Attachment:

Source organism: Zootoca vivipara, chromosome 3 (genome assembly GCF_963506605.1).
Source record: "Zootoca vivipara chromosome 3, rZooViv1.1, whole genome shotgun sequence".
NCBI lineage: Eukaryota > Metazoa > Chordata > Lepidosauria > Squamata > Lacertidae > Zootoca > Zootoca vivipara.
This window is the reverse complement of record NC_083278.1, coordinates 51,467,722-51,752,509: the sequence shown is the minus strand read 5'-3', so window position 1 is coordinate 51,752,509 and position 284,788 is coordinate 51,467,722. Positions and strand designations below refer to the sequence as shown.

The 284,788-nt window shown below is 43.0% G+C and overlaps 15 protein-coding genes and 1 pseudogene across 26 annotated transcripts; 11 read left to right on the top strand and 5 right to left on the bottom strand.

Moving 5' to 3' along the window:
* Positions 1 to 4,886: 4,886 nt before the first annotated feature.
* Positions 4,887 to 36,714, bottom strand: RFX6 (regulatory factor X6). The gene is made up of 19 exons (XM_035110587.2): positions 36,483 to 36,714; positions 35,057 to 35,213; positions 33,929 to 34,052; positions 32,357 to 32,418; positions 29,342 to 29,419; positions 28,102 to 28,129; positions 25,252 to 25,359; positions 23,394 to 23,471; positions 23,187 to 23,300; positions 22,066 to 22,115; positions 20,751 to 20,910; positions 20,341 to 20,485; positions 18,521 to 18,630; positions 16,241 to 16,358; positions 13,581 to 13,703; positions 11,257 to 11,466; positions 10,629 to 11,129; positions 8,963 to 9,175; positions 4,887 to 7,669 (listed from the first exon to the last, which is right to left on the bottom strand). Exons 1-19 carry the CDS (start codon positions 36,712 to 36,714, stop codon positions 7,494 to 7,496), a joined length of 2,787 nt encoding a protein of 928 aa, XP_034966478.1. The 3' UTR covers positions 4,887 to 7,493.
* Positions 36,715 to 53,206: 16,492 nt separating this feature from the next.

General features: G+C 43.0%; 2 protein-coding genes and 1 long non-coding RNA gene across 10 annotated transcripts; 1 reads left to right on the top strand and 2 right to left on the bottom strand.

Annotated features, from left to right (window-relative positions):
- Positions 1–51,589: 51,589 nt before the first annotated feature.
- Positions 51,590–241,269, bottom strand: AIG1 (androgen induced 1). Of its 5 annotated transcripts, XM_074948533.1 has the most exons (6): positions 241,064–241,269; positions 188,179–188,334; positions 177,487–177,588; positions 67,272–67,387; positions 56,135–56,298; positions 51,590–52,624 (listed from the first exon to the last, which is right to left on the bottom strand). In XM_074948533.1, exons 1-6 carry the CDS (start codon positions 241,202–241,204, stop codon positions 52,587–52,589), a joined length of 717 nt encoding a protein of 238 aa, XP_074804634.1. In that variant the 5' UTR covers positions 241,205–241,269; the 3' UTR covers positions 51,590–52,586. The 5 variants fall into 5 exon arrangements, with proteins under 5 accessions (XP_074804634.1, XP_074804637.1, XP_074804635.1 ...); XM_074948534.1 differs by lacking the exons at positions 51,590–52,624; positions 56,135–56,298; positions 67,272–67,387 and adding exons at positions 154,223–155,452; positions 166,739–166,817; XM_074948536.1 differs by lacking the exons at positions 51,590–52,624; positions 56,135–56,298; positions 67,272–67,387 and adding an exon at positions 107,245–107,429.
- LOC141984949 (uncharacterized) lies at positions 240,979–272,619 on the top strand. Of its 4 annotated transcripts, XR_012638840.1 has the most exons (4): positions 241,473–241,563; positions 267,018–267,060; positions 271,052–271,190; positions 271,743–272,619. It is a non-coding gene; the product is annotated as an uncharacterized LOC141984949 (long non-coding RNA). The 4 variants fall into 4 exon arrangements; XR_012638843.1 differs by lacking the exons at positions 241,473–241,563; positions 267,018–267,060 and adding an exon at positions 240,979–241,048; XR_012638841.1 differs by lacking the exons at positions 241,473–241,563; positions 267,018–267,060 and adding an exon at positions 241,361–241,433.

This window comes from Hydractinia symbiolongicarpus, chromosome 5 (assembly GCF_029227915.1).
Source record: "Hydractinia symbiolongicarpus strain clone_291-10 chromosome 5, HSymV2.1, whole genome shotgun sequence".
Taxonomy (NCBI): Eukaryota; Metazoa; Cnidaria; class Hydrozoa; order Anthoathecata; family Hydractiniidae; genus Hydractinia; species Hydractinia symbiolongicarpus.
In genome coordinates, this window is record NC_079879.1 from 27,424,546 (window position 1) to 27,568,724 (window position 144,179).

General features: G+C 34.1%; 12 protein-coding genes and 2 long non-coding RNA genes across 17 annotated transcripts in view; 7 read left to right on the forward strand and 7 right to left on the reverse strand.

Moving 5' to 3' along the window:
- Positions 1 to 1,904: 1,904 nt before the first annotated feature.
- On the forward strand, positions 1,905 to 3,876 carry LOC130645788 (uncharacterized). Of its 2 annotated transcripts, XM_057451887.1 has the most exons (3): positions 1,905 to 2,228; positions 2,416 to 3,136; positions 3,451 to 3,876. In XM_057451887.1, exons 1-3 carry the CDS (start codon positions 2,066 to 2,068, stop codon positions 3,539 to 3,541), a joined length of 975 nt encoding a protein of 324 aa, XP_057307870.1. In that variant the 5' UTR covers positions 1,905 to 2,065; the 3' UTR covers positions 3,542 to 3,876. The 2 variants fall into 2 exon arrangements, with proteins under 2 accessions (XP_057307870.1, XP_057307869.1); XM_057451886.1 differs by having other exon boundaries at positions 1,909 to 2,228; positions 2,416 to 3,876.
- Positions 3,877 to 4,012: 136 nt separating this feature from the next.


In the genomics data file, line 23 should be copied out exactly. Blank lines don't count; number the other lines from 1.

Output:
- Positions 3,877 to 4,012: 136 nt separating this feature from the next.